Argentina Schools Turn To Political Battleground After Curbs
(Bloomberg) -- Argentina’s decision to shut down schools has become the latest point of political conflict between the federal government and the City of Buenos Aires, run by the opposition, as the country heads into a second wave of Covid-19.
Buenos Aires Mayor Horacio Rodriguez Larreta said that his administration will ask the Supreme Court for a protection measure to continue in-person school attendance in the country’s capital, a day after the government announced tighter restrictions in the greater Buenos Aires until the end of April.
After initially enjoying big popularity and an unusual sense of political unity at the start of the pandemic, mobility restrictions and lockdowns have become an increasingly divisive issue between the national government and the opposition. A new round of measures, which include limits to circulation starting at 8 p.m., a ban on social gatherings and activities in closed spaces, were met with criticism six months before key midterm elections.
The most divisive of the policies was a decision to end physical attendance at classrooms. Argentina banned in-person classes through all of 2020 as part of one of the world’s tightest lockdowns, and amid pressure from teacher unions with ties to the ruling Peronist alliance. Schools reopened almost two months ago in the capital city.
The new measures follow a decision last week to restrict circulation starting at midnight as cases spike in the city. The policies announced Wednesday by President Alberto Fernandez, however, were not discussed with the city ahead of the announcement, marking a change in approach from previous decisions, Larreta said.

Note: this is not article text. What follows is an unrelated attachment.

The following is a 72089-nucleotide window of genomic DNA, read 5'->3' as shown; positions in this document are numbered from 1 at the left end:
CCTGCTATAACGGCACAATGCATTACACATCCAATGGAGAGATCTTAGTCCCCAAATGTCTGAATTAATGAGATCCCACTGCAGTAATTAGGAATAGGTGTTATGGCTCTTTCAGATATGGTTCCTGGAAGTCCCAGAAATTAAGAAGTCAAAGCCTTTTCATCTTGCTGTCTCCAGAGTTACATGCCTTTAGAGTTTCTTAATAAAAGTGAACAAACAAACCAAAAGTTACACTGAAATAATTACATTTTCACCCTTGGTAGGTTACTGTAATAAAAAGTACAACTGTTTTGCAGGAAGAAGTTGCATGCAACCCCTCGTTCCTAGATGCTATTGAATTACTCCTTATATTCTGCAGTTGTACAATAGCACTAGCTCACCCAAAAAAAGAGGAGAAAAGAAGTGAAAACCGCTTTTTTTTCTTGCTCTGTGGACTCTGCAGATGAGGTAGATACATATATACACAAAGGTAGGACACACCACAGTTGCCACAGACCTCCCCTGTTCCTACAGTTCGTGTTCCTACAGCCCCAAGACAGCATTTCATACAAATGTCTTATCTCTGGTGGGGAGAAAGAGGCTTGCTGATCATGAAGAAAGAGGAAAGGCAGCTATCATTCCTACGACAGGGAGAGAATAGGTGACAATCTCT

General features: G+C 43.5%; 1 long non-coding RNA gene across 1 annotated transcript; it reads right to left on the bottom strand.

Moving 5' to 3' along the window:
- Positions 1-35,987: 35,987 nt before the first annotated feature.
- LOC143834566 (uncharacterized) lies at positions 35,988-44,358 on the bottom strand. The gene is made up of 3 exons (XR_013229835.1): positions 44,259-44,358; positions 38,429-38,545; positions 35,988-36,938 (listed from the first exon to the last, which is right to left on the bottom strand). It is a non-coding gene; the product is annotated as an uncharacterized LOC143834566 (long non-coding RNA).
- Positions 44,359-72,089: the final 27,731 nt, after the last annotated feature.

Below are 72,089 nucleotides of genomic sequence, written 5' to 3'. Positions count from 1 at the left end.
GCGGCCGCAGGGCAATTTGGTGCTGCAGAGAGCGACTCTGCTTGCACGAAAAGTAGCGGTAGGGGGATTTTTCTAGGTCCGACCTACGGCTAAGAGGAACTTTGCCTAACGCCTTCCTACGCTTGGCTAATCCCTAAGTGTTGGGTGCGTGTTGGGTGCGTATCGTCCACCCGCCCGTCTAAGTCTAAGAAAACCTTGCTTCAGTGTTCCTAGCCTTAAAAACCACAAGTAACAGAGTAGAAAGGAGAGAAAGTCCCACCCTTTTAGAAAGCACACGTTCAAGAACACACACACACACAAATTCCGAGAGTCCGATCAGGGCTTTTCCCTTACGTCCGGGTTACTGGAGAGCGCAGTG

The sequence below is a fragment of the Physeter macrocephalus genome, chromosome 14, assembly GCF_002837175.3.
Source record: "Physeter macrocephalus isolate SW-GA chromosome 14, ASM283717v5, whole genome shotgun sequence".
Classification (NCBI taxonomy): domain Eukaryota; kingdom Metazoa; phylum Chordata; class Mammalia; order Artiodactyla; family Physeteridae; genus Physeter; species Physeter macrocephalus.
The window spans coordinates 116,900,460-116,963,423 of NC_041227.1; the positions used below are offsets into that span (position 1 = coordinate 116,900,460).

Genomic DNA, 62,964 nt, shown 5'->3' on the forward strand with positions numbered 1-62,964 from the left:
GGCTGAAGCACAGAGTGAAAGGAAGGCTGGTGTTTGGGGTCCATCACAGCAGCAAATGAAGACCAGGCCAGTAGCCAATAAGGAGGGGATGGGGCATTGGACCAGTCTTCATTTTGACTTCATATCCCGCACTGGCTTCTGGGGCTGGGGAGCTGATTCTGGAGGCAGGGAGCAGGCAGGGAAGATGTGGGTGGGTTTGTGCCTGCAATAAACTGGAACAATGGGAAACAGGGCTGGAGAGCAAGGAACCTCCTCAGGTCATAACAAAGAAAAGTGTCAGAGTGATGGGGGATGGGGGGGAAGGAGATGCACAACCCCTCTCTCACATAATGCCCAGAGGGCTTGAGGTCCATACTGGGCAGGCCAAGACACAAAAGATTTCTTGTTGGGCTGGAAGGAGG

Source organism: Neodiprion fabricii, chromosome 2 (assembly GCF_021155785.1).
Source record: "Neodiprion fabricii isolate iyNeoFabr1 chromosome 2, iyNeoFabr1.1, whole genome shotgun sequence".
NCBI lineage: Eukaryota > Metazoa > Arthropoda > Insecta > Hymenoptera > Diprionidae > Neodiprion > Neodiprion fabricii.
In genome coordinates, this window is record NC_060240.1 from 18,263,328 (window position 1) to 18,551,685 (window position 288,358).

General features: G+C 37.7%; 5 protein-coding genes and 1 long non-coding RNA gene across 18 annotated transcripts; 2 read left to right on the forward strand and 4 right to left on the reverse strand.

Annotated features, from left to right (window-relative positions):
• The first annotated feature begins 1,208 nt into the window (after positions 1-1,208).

“The national government decided to break the dialogue and consensus mechanism that we had for more than a year,” he said in a press conference on Thursday.
After meeting with the mayor Friday morning, Fernandez said his decision to stop classes stands and that he hopes to review it in 15 days.
“Even within the cabinet, we had ministers who argued we could wait longer to shut schools,” he said. “No, we can’t wait longer.”
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While the restrictions are mandatory for the city and the greater Buenos Aires, Fernandez also encouraged other provinces to voluntarily follow them. Some provinces, such as Cordoba, Mendoza and Santa Cruz, have already said they won’t.
Argentina reported a record daily number of more than 27,000 new Covid-19 cases earlier this week, with total deaths since March 2020 approaching 60,000 people. The country has applied almost 6 million vaccine doses, equal to 11% of its population, according to Bloomberg’s Vaccine Tracker.
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